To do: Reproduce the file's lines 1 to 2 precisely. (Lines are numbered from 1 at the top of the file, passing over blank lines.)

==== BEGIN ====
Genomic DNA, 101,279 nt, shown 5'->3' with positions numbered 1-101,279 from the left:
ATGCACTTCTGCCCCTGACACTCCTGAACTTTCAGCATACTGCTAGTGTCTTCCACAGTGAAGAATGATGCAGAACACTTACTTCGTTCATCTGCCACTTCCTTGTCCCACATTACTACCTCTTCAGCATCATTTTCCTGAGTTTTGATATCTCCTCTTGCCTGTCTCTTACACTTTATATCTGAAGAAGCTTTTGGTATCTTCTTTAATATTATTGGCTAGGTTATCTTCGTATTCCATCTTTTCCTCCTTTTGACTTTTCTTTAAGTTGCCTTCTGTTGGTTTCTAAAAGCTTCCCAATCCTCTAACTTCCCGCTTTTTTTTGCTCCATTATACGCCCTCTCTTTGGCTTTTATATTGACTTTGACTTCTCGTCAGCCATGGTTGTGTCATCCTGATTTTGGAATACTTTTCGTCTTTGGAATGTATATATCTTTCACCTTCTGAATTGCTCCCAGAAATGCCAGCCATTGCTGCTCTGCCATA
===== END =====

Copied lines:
Genomic DNA, 101,279 nt, shown 5'->3' with positions numbered 1-101,279 from the left:
ATGCACTTCTGCCCCTGACACTCCTGAACTTTCAGCATACTGCTAGTGTCTTCCACAGTGAAGAATGATGCAGAACACTTACTTCGTTCATCTGCCACTTCCTTGTCCCACATTACTACCTCTTCAGCATCATTTTCCTGAGTTTTGATATCTCCTCTTGCCTGTCTCTTACACTTTATATCTGAAGAAGCTTTTGGTATCTTCTTTAATATTATTGGCTAGGTTATCTTCGTATTCCATCTTTTCCTCCTTTTGACTTTTCTTTAAGTTGCCTTCTGTTGGTTTCTAAAAGCTTCCCAATCCTCTAACTTCCCGCTTTTTTTTGCTCCATTATACGCCCTCTCTTTGGCTTTTATATTGACTTTGACTTCTCGTCAGCCATGGTTGTGTCATCCTGATTTTGGAATACTTTTCGTCTTTGGAATGTATATATCTTTCACCTTCTGAATTGCTCCCAGAAATGCCAGCCATTGCTGCTCTGCCATA